I discovered Walter Kempowski’s novel, All For Nothing, during a trip to the London Review Bookshop where I spotted it on the LRB Recommends shelf. I hadn’t previously heard of the author but I was attracted to the story as it was described on the outside back cover which begins,
“It is January 1945. The German army is retreating from the Russian advance and refugees are fleeing the occupied territories in their thousands, in cars and carts and on foot”.
I still harbour a deep interest in the war, developed during childhood through playing with Airfix models and Airfix toy soldiers and this was a story I was familiar with through the books of, amongst others, Anthony Beevor.
Walter Kempwski, I learned, was a chronicler of German history throughout the war and All For Nothing was his last book before he died in 2007. It is translated which caused me to baulk slightly due to the last German book I read which was poorly translated from the German, Alone In Berlin by Hans Fallada. I noticed the translator of AFN was Anita Bell who, through the power of the internet, I learned is the brother of Martin Bell, the former BBC war correspondent known as the Man In The White Suit during the time he successfully campaigned to become MP for the Tatton constituency as an Independent MP in 1997. Ms Bell’s credentials are impeccable and I seem to recall reading she has received an OBE or was it an MBE? I can’t remember but she provides an excellent translation.
What a story. By 1945 the tide of the second world war in the East had turned decisively with The Red Army standing at the border of the German Frontier waiting for the order to launch a counter invasion and bring the war to an end. Scores of refugees are already passing through the little town of Mitkau in Eastern Prussia, fleeing from the occupied territories in the face of the Russian onslaught. The story centres on The Georgenhof, a once grand country estate now in semi-ruin where the beautiful but unworldly Katharina von Globig lives with her son Peter while her husband Eberhard has a comfortable desk job in Northern Italy supervising the sequestration of Italian produce to feed the Third Reich. Along with the von Globigs lives a sinewy old spinster, the indomitable housekeeper ‘Auntie’ who keeps everything running, a pair of squabbling Ukrainian women and a former Polish army private. The house is visited upon by a succession of characters who help make up the ensemble cast of the book and whose own stories intertwine with those of the refugees in their great trek west.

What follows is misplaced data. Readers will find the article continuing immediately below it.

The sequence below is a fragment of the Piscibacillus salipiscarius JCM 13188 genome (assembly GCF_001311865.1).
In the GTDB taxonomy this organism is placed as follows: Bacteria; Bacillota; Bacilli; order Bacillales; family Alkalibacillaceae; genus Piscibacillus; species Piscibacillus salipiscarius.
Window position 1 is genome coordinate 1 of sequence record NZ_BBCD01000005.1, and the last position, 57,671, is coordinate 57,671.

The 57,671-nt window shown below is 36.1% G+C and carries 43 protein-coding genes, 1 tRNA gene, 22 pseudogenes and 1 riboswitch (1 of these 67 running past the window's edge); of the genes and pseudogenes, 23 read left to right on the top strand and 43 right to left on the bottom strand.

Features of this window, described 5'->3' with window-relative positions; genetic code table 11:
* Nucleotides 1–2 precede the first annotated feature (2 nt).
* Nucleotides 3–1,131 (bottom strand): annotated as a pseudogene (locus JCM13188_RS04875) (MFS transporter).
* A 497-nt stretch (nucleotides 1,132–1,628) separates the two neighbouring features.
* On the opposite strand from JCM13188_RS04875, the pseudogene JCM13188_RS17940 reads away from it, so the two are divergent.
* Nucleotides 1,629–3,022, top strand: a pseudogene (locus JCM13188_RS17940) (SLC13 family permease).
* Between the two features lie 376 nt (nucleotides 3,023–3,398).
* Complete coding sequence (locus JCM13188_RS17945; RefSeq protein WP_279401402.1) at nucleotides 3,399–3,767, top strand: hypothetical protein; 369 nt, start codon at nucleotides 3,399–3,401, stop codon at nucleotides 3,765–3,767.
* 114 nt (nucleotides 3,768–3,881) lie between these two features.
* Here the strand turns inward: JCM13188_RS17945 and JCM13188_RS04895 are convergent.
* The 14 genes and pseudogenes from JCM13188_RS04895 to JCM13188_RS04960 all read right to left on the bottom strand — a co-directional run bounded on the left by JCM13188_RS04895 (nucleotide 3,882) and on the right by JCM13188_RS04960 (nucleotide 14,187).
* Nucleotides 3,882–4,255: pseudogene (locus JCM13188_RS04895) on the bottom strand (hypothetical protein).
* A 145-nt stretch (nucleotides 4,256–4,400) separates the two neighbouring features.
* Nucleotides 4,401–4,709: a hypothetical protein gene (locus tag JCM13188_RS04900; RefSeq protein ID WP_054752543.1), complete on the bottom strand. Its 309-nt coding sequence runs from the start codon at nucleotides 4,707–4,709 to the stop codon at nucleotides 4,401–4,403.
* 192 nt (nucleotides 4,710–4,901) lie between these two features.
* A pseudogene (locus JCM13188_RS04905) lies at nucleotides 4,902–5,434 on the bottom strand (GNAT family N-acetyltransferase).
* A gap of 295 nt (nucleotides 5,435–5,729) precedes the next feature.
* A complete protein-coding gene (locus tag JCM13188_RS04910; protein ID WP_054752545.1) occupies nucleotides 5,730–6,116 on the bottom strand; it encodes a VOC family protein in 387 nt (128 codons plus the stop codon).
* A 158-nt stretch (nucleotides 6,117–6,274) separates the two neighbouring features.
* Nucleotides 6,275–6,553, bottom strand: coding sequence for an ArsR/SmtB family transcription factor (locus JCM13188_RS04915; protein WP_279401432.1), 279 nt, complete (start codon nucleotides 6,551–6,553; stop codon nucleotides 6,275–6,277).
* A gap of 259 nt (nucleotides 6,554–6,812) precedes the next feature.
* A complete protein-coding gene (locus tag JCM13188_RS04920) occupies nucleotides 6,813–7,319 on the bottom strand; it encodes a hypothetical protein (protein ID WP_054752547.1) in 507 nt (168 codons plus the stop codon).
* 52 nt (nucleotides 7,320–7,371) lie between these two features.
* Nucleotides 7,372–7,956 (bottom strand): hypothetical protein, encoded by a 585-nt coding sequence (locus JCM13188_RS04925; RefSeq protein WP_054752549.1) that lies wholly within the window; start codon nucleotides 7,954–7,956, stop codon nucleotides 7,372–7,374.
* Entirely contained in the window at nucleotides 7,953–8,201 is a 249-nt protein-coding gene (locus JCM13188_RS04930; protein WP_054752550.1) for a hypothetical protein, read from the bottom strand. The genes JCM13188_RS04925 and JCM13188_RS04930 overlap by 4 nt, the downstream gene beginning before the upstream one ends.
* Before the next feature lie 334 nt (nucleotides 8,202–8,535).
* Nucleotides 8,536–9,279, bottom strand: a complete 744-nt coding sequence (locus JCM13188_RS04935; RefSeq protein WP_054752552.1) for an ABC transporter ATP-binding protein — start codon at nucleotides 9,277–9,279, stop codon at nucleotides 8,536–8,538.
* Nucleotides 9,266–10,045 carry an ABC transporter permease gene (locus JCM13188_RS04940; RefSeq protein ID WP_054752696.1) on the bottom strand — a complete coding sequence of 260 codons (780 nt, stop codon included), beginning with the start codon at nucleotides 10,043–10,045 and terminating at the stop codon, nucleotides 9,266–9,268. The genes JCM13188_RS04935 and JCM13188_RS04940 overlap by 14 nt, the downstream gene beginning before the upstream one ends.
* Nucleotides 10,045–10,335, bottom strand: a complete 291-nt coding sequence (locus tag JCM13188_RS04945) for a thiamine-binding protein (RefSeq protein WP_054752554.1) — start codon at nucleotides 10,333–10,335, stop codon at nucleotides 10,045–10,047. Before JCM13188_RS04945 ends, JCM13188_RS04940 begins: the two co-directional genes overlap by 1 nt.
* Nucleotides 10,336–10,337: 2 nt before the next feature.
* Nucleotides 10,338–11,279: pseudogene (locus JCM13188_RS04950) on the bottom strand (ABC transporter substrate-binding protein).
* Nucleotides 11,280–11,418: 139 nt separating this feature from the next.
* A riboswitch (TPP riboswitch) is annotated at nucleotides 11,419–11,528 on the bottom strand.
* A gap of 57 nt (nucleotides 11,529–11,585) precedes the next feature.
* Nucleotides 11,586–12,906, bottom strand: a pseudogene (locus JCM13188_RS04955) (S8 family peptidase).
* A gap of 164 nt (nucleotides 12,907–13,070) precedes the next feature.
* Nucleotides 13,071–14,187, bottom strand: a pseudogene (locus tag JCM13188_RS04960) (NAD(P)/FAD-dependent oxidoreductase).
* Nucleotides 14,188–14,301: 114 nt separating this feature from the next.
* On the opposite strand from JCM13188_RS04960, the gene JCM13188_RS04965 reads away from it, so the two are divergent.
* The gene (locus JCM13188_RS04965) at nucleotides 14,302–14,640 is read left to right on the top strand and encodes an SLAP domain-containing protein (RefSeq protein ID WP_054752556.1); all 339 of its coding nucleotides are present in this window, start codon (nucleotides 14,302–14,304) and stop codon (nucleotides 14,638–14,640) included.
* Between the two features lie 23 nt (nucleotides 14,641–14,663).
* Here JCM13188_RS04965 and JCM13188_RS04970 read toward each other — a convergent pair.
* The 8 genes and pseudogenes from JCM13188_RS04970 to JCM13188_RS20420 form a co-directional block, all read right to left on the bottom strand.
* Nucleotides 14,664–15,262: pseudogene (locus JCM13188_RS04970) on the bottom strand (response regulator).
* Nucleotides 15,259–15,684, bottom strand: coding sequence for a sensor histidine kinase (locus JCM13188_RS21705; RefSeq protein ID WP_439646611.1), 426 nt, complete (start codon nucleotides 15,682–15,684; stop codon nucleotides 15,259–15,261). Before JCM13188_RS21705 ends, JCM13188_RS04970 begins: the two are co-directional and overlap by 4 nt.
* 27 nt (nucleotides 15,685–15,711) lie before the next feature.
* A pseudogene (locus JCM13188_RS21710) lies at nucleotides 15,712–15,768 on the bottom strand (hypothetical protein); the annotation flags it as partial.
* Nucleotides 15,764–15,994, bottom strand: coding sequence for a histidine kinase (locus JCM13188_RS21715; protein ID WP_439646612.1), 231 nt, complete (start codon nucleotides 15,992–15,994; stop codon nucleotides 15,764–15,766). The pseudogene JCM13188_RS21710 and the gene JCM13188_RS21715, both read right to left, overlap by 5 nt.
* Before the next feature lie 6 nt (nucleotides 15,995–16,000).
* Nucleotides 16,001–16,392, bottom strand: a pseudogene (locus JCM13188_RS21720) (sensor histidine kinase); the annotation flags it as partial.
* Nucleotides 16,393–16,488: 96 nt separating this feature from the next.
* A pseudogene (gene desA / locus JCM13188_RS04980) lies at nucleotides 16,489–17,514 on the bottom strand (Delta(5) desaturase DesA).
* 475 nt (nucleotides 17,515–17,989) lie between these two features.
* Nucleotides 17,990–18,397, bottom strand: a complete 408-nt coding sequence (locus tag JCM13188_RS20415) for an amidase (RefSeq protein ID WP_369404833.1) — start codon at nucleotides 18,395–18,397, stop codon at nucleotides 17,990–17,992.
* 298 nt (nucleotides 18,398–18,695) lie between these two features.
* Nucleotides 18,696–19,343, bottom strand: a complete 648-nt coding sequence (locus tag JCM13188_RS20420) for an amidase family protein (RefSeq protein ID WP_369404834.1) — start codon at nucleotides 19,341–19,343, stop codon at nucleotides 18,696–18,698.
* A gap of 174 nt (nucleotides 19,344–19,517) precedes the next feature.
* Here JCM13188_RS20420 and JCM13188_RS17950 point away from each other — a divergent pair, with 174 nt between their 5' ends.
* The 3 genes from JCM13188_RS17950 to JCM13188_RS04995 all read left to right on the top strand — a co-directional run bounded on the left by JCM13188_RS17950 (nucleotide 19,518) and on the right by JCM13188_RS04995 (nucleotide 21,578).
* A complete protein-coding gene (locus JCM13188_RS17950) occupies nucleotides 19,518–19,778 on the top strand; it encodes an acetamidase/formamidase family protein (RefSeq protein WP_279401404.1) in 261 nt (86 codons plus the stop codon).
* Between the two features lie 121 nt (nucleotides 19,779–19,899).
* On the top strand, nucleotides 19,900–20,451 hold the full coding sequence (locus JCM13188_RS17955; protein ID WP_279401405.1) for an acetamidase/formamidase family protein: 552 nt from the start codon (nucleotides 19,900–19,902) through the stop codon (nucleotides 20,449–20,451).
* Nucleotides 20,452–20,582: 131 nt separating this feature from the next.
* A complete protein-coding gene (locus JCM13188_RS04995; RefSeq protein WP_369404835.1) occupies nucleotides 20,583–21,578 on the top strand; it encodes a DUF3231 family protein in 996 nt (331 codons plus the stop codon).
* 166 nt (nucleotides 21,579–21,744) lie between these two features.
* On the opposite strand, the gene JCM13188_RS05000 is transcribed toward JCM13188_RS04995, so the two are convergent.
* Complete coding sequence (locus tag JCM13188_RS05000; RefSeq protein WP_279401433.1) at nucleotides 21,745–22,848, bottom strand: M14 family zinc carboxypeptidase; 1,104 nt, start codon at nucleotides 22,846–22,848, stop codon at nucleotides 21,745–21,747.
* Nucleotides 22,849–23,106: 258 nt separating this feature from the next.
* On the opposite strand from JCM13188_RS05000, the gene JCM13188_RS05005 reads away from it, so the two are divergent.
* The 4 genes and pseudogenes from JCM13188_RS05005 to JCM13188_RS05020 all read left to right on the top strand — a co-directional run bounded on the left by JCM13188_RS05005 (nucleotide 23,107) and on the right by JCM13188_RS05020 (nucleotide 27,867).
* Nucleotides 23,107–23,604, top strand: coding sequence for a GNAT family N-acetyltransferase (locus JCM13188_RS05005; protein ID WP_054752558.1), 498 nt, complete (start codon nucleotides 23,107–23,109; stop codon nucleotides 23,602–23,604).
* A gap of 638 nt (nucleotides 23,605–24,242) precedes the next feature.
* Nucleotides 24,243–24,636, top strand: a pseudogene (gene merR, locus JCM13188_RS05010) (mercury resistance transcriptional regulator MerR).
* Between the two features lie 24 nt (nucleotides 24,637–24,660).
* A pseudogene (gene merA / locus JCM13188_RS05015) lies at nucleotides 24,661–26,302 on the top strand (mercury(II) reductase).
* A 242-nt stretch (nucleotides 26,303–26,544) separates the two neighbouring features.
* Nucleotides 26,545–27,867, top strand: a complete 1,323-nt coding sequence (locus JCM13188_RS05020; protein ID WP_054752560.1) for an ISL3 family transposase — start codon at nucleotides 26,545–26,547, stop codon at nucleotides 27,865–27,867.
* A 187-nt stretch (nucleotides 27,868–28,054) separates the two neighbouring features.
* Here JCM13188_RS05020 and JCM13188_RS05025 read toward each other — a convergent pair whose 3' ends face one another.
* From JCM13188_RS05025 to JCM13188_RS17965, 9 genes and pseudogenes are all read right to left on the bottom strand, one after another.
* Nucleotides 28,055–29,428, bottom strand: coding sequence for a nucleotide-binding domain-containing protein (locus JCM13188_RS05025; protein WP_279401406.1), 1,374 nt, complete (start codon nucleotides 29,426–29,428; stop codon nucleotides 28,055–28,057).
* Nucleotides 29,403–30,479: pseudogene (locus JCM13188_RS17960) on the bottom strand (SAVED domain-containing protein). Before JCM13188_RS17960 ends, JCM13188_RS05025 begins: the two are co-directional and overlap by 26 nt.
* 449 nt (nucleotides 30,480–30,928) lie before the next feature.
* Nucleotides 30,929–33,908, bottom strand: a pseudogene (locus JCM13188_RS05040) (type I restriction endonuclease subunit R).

The pessimism contained in the book’s title provides an inkling of where the story goes as defeat for Nazi Germany looms and the family face the prospect of joining the refugees or staying to face the Russians. Refugees are temporarily billeted in the house and each have their own stories to tell which pepper the book with interest and intrigue We often meet up with these characters somewhere else as the story progresses as we learn their fate, often seen through the eyes of a child. It’s a story of epic movement and touches on the plight of refugees in the modern world and the human story of those millions of people who give up everything to flee in the face of something cataclysmically worse.
Here’s a great book, written around an extraordinary story from recent history by an author we really deserve to read more of in the English speaking world.